Sea Change

It’s too soon to be optimistic said Obama during his most recent trip to the oil-hit Gulf of Mexico coast. As the disaster deepens (beaches in the tourist area of northwest Florida just saw the first sure signs of oil), I’m turning to Sea Battle at the NGA. Not because there are grounds for any level of literal comparison, but rather because this picture’s ripping sense of rupture and effluence evoke the natural and political fall-out from the spill.

Wassily Kandinsky (1866 – 1944) was an abstract art pioneer. Born in Moscow, it was seeing a Monet masterpiece aged 29 that made him move to Munich. There he began Der Blaue Reiter (The Blue Rider) in 1911, a group of Expressionist artists clustered around the creed that creativity was inert in academic art and that an artist had a spiritual mission.

The Blue Rider trotted towards abstraction in art, but the trek was treacherous indeed. You see, art without a subject was an utterly revolutionary proposal at the time. Sure, in the first decade of the 20th century, Fauves and Expressionists had liberated color, Cubists had split objects into multiple planes and Futurists had challenged concepts of time. But for all this flattening of frontiers, until 1910 artists had stuck to a subject, however hard to identify.

The lyrical, mystical, color-shot canvas of Improvisation 31, Sea Battle (1913) hard-leans into abstraction and lays Kandinsky’s claim to being the first non-representational painter. But even here, what might at first glance appear formless and free is in fact more manicured than that (prep work for a painting like this might take months). The main motif is a pair of battling sail ships, tall masts as slim black lines, cannons blasting while waves roll under-keel. At the upper left stand the tall towers of an about-to-topple city.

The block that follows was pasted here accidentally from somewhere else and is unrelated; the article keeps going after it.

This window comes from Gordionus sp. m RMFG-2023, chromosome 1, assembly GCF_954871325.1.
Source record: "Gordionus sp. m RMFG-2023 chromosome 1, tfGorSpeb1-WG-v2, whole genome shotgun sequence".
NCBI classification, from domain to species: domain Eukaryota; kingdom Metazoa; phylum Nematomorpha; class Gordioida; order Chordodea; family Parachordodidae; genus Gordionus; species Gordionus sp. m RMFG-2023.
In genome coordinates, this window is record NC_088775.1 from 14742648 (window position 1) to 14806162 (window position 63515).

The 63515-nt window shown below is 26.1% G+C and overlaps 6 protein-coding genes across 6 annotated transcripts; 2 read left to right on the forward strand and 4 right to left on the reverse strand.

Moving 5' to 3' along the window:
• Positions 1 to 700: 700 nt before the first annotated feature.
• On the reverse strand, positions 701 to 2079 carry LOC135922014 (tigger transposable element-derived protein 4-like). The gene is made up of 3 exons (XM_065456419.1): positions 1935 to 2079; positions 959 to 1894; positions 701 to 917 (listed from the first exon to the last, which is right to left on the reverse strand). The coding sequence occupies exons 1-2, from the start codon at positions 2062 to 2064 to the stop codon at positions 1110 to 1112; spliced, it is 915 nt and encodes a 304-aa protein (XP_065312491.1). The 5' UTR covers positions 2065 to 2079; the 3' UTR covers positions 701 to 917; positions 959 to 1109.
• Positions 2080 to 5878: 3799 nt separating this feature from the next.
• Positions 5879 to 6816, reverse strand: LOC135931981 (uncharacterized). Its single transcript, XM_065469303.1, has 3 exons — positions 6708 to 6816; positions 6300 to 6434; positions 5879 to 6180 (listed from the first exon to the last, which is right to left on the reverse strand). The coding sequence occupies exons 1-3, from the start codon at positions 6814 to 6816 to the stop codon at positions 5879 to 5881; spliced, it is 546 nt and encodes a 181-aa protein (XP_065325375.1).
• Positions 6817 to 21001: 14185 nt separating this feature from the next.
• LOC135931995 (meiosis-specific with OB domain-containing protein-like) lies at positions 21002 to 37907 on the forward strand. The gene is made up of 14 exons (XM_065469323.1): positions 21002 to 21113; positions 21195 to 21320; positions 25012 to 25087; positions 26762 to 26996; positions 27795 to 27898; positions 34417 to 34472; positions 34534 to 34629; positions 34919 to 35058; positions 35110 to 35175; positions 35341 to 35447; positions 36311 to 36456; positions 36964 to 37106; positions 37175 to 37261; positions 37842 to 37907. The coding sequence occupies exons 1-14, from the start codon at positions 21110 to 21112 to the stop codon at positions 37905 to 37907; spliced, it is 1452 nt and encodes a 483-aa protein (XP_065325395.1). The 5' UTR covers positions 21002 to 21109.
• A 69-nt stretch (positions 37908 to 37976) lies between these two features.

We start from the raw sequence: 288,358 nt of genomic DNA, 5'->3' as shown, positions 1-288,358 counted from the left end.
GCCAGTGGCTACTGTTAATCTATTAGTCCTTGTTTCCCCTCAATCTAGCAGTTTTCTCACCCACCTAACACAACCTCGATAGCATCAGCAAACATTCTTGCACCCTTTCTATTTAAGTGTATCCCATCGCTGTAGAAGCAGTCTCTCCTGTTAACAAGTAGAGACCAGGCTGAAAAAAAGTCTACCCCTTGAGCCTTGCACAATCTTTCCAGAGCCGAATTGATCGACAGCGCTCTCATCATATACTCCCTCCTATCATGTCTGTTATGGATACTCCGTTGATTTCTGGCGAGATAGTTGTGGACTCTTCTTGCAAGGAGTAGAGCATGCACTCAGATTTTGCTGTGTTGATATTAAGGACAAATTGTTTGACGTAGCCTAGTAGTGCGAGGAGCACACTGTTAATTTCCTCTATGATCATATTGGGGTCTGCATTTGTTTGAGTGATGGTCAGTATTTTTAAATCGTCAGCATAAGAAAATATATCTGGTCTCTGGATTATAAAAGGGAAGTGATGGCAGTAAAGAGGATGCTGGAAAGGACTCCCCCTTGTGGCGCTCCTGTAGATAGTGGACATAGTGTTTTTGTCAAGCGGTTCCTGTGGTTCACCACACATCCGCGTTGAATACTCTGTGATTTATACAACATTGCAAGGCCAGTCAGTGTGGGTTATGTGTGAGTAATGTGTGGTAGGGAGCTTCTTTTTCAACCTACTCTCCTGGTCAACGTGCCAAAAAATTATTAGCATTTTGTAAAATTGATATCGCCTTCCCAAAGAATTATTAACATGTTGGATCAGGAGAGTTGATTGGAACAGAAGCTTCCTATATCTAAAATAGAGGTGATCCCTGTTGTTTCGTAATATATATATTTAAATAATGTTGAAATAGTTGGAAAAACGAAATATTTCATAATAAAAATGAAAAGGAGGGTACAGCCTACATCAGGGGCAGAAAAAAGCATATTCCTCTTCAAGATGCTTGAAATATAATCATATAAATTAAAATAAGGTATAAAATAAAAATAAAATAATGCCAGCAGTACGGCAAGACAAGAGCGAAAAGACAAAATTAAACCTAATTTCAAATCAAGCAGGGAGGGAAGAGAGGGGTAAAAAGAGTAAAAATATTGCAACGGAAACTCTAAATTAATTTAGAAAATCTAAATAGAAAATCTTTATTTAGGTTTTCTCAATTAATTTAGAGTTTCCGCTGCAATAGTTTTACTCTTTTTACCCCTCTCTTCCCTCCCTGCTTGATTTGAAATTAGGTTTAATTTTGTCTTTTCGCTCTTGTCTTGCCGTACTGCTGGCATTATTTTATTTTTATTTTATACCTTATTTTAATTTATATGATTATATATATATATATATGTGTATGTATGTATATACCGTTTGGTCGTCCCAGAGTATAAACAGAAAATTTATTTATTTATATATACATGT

The core clatter at the center spins into a radiation of forms and lines out to the edges. A dagger-like diagonal fractures the picture’s left and right sides. The artist saw acute angles as comforting and warm (occurring abundantly in nature), so these are seen as yellow and blue. On the other hand, he reckoned right angles to be a cold man-made contrivances (never naturally in evidence in nature) and accordingly painted these in crimson.

Let’s look now at possible meaning in this inventory of ‘images’, because these jagged lines and jostling color forms are invested with incredible apocalyptic charge. They suggest collapse and turmoil (note how the sides are flatter and calmer). The rise and plummet in the mashed medley of shape, color and line suggest things subsumed by fierce, far-beyond forces. Sea Battle is dated around the eve of World War I, and though it doesn’t allude to a specific war (according to the artist), he did say he sought to visualize “a terrible struggle … going on in the spiritual atmosphere” here.

Sea Battle stands as the start-point for a kind of abstraction concerned with emotion, by an artist who felt fervently that man trod at the threshold of a new spiritual era, and that art should serve to sever human attachment to the material world. This is the thing that cajoled Kandinsky’s leap of faith into the abyss of total abstraction (though this picture tells us how elusive that last leap really was). He said “Abstract art places a new world, which on the surface has nothing to do with reality, next to the real world.” So perhaps my initial comparison wasn’t too out-there, after all.